In one of those strange twists of goaltending fate that so often seem to plague the Carolina Hurricanes, their season may be heading the wrong direction because of a seventh-round draft pick.
Long before they lost both Cam Ward and Anton Khudobin to injuries in the space of 10 days, the Hurricanes lost Frederik Andersen to a contract squabble. They had taken the Dane with the 187th pick of the 2010 draft, and he looked like one of those rare late-round picks who might actually pan out.
But Andersen refused to sign, telling the Hurricanes they had too much goaltending depth with Ward and Brian Boucher, and went back into the 2012 draft, where he was taken by the Anaheim Ducks, an organization with more goaltending depth than the Hurricanes. Carolina general manager Jim Rutherford took the rare step of issuing a press release criticizing both the player and his new agent, Ritch Winter.
“We tried to sign Frederik to a contract, and made him aware that we felt there was an opportunity here for him to earn one of our two NHL spots during training camp,” Rutherford’s statement read. “We are very disappointed that he chose not to join our organization. Prior to him changing his agent, we had every indication that he was very interested in being a part of the Carolina Hurricanes.”
By now, given Boucher’s sudden departure and Ward’s frequent injuries, Andersen probably would have played in as many as 40 NHL games for the Hurricanes during the past two seasons. Instead, he has played three games for the Ducks this season – with top American prospect John Gibson still ahead of him on the long-term depth chart – while the Hurricanes are forced once again to rely on Justin Peters, who despite his NHL contract is not at this point an NHL goalie. At 27, the window for him to become one continues to grow smaller, although he’ll never have a better chance than this.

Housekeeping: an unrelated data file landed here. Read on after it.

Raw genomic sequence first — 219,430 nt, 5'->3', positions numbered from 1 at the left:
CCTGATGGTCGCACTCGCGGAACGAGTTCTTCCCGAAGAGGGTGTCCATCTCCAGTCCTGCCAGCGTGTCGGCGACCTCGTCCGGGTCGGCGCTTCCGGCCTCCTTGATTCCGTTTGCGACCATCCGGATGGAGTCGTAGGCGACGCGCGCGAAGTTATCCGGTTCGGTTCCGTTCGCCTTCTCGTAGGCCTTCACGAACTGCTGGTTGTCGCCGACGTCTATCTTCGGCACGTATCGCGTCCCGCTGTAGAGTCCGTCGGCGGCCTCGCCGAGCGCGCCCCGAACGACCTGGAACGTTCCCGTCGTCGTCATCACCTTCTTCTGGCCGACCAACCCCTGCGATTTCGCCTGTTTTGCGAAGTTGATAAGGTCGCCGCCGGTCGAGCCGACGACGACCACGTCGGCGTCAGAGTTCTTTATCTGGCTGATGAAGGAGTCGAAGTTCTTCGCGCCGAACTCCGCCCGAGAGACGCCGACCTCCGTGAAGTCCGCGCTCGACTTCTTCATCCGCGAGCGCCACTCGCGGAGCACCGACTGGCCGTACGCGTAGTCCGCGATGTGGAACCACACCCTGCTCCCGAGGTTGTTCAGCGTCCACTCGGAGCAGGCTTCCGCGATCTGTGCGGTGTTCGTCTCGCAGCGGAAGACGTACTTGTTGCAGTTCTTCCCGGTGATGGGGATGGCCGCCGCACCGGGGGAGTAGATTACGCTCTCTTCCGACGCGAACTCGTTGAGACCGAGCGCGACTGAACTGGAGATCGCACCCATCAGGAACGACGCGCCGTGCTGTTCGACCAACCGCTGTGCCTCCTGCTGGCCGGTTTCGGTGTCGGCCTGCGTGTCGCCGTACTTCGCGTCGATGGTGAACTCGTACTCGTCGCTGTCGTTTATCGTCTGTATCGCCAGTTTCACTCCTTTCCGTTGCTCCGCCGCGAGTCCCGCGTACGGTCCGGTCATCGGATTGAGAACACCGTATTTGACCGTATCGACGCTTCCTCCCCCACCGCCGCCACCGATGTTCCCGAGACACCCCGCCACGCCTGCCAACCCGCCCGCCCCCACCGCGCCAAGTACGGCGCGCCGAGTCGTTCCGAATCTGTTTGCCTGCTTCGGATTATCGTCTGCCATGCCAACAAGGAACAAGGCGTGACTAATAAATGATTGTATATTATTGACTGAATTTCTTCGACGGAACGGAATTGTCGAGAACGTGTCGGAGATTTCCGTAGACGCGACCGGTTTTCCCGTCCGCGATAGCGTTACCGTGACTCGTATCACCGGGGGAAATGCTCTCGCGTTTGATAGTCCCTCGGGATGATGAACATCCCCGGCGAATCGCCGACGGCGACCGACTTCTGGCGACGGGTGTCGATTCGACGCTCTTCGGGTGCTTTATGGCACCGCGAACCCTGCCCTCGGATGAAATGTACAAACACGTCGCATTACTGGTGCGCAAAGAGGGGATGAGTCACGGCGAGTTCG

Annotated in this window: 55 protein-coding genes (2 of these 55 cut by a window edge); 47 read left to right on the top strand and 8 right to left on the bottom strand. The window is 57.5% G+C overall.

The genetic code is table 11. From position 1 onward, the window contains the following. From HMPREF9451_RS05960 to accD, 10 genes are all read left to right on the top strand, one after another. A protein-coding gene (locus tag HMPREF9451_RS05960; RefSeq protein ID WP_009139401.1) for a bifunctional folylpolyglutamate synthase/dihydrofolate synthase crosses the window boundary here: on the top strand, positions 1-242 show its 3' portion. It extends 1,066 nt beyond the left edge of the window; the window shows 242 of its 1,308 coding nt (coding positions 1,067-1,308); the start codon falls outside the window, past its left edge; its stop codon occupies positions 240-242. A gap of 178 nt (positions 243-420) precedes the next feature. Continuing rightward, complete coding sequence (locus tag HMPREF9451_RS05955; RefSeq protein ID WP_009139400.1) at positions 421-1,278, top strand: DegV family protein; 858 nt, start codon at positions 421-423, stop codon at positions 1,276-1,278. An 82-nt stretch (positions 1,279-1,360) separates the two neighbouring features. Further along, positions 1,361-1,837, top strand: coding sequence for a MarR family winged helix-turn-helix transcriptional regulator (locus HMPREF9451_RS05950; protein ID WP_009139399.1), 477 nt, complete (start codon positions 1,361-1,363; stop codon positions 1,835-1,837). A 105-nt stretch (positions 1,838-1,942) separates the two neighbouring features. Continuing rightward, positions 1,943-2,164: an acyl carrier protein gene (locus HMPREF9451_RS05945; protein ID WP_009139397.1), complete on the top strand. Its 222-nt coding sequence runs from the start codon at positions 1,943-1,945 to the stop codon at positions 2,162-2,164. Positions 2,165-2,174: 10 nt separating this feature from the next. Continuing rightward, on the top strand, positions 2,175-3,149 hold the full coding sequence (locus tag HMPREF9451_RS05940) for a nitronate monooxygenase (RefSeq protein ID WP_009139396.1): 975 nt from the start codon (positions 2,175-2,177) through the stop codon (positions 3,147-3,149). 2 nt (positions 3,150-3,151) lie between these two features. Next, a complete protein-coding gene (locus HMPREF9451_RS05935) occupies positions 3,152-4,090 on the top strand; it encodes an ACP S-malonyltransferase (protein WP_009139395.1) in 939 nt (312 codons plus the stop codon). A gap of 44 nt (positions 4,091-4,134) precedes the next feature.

In desperation, the Hurricanes offered Rick DiPietro an AHL tryout, and goalie coach Greg Stefan was in Grand Rapids, Mich., to watch his debut Wednesday. One word could suffice for Hurricanes coach Kirk Muller’s summary of Stefan’s appraisal: Rusty. If DiPietro can help, it won’t be soon.
There are precious few teams that could survive losing both their No. 1 and No. 2 goaltenders, and the Hurricanes aren’t one of them. The shame of it is they were playing quite well before first Khudobin and then Ward went down, their 4-2-3 start becoming a three-game losing streak going into Friday’s game against the Tampa Bay Lightning to open a stretch of six of seven at PNC Arena.
They continue to fall behind early, as they did before Ward was injured, but they have lost the confidence in their goaltending that allowed them to recover in those games. Instead of sticking with the game plan, they have panicked. And then lost. At one point in Thursday’s practice, Muller interrupted a drill to snap at the team. “We just went over this!” he exclaimed.
“We have to be careful because we were playing really good hockey, and I think the message the last couple days has been we have to keep that foundation in our game,” Muller said. “Yes, there are some areas in our game we have to address, but we still have to be a confident team and be aggressive at the right times and have confidence that we can still win a tight game.”
It’s a long season, and if the Hurricanes can stop the bleeding now, if Peters can answer the challenge or DiPietro can contribute, it’ll go a long way toward the eventual success of their season. If not, this goaltending crisis has the potential to sink it entirely.